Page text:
The prognosis for brain tumours in dogs and cats is highly variable and dependent on tumour type and location. Many dogs can have a good quality of life following diagnosis and during treatment. As a rough guide, average remission time ranges from 1 to 6 months with corticosteroids alone, from 8 to 14 months with radiotherapy alone, and 12 to 20 months with surgery followed by radiotherapy. It must be noted that these figures are guidelines, and every pet is different.

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What is canine degenerative myelopathy and what is the cause?

Canine degenerative myelopathy (DM) is a progressive disease of the spinal cord. It is generally a slowly progressive condition where over many months the nerves within the spinal cord stop functioning and are therefore unable to transmit impulses normally. The nerves in the middle of the back (thoracolumbar spinal cord) are affected first and then the disease progresses down and eventually up the spinal cord.

The exact cause is incompletely understood. It appears to be the result of a genetic mutation in the gene coding for superoxide dismutase (SOD).

Which pets typically get canine degenerative myelopathy?

Dogs of any breed can be affected but DM is particularly common in German Shepherds, Pembroke Welsh Corgi’s, Boxer dogs and Soft Coated Wheaten Terriers. Clinical signs typically start between 8 and 14 years of age.

What are the signs of degenerative myelopathy?

Clinical signs are initially mild. Typically, only one leg is affected at the outset and there may be subtle signs of weakness e.g., scuffing the nails intermittently. This may gradually progress to affect both pelvic limbs and patients may have more obvious weakness and may appear wobbly (ataxic). As the disease progresses dogs may struggle to stand in their back legs and may have urinary and faecal incontinence. The condition is not painful.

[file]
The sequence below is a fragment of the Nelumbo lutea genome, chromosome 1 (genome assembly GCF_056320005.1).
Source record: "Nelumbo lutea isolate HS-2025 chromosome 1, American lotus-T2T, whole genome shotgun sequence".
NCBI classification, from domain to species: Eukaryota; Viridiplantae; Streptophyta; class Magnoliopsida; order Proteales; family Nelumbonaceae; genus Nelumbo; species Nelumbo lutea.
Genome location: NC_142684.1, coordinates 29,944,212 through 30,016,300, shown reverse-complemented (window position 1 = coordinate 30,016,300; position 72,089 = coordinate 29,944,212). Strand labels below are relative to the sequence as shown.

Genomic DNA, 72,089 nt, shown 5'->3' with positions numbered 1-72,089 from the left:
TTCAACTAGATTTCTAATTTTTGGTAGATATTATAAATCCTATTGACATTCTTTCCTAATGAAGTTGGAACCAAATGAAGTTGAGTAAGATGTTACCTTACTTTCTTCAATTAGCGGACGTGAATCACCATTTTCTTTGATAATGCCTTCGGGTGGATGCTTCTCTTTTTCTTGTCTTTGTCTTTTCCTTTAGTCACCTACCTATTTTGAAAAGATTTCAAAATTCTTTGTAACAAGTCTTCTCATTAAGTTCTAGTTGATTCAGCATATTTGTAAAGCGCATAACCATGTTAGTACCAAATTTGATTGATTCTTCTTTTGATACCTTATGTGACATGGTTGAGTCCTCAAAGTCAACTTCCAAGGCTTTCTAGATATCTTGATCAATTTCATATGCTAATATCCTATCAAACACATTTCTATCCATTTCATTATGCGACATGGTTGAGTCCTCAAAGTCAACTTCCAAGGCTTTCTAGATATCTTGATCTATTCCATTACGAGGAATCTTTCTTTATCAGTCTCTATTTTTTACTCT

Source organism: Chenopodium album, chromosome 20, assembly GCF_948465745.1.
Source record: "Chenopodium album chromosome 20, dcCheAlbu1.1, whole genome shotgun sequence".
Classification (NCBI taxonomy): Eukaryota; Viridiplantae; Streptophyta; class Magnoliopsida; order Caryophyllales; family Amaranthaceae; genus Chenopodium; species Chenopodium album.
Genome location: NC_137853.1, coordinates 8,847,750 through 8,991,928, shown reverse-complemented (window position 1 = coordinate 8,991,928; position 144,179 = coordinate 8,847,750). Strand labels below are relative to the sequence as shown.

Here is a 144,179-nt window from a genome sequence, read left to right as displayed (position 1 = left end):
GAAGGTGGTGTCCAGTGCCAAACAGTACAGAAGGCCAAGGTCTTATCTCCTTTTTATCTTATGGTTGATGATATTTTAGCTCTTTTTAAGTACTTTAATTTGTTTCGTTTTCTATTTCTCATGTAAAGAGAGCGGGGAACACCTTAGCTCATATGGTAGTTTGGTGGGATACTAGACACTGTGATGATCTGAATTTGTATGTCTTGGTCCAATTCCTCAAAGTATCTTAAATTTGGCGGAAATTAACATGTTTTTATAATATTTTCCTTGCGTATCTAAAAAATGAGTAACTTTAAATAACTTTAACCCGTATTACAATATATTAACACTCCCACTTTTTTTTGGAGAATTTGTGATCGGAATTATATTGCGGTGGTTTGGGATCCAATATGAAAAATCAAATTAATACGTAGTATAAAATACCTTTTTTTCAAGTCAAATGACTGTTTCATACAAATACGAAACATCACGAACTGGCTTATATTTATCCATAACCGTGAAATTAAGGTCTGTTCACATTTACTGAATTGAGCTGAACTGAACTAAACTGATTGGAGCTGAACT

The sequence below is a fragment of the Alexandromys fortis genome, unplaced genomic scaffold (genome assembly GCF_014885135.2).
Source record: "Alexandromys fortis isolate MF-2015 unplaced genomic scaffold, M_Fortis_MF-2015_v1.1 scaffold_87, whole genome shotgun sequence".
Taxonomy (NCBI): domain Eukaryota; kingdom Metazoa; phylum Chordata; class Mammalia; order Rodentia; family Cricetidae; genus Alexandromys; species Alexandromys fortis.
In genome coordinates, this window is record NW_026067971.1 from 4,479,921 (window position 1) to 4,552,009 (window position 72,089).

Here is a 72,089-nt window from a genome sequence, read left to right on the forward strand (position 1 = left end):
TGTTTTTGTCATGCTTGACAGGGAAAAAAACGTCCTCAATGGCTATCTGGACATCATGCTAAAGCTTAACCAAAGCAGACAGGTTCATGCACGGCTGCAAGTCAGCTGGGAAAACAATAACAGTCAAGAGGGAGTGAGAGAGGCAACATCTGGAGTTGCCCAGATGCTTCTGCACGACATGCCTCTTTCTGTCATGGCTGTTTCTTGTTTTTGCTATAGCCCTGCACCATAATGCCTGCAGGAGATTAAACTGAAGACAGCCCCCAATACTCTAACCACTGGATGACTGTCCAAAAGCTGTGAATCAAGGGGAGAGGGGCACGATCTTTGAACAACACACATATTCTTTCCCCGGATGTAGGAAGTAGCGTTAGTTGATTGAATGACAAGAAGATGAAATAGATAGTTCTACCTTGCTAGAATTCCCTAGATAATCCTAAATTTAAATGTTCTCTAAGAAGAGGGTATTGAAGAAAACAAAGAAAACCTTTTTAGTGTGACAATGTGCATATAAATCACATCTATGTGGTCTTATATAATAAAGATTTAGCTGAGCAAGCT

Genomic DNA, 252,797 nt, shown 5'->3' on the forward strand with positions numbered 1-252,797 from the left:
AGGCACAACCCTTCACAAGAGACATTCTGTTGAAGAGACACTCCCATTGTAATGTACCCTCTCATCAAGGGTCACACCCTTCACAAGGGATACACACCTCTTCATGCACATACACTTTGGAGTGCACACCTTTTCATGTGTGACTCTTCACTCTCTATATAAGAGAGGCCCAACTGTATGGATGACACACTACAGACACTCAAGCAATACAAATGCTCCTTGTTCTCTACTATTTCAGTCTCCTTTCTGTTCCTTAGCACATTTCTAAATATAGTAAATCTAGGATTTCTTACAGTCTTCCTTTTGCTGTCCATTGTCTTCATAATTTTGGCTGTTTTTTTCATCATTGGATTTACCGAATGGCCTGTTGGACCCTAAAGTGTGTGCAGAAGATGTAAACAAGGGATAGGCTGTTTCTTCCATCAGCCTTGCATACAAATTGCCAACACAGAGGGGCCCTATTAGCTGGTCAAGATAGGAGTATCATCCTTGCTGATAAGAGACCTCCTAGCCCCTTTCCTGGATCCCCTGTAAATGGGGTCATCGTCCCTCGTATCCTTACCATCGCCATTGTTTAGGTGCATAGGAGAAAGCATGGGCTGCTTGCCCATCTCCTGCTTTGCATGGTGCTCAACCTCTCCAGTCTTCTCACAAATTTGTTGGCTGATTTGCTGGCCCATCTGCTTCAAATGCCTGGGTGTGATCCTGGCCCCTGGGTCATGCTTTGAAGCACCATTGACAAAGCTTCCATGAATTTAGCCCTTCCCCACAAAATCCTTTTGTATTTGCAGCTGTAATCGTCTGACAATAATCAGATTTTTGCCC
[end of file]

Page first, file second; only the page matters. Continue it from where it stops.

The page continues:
How is degenerative myelopathy diagnosed?

DM can be suspected on the basis of the history and examination findings. However, it is a diagnosis of exclusion, meaning that other diseases that can look very similar need to be excluded by the neurologist first.

It is possible to perform a DNA test to look for a mutation in the SOD gene. In dogs that carry two defective copies of the gene they would be considered to be at risk of developing DM. This test does not definitively confirm the diagnosis.

In most cases we would recommend advanced imaging of the spinal cord and vertebral column with an MRI scan and sometimes a cerebrospinal fluid (CSF) analysis.

What treatment options are available?

There are no specific treatments available for DM, and sadly with time the clinical signs will continue to progress. However, many dogs can have an acceptable quality of life for months or even years. We would advise preventing affected dogs from becoming overweight, regular exercise on non-slip surfaces and regular physiotherapy and in some patient's hydrotherapy can be beneficial. There are also a number of mobility devices which can be useful.

What is the prognosis?

Unfortunately, DM is a progressive condition and with time patients will become paralyzed in their back legs. The disease will then start to progress up the length of the spinal cord to include the forelimbs and is ultimately a fatal condition. The rate of progression can be quite variable between patients. Once patients are unable to use their back legs and have lost urinary and faecal continence, we would recommend humane euthanasia.

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What is chronic enteropathy?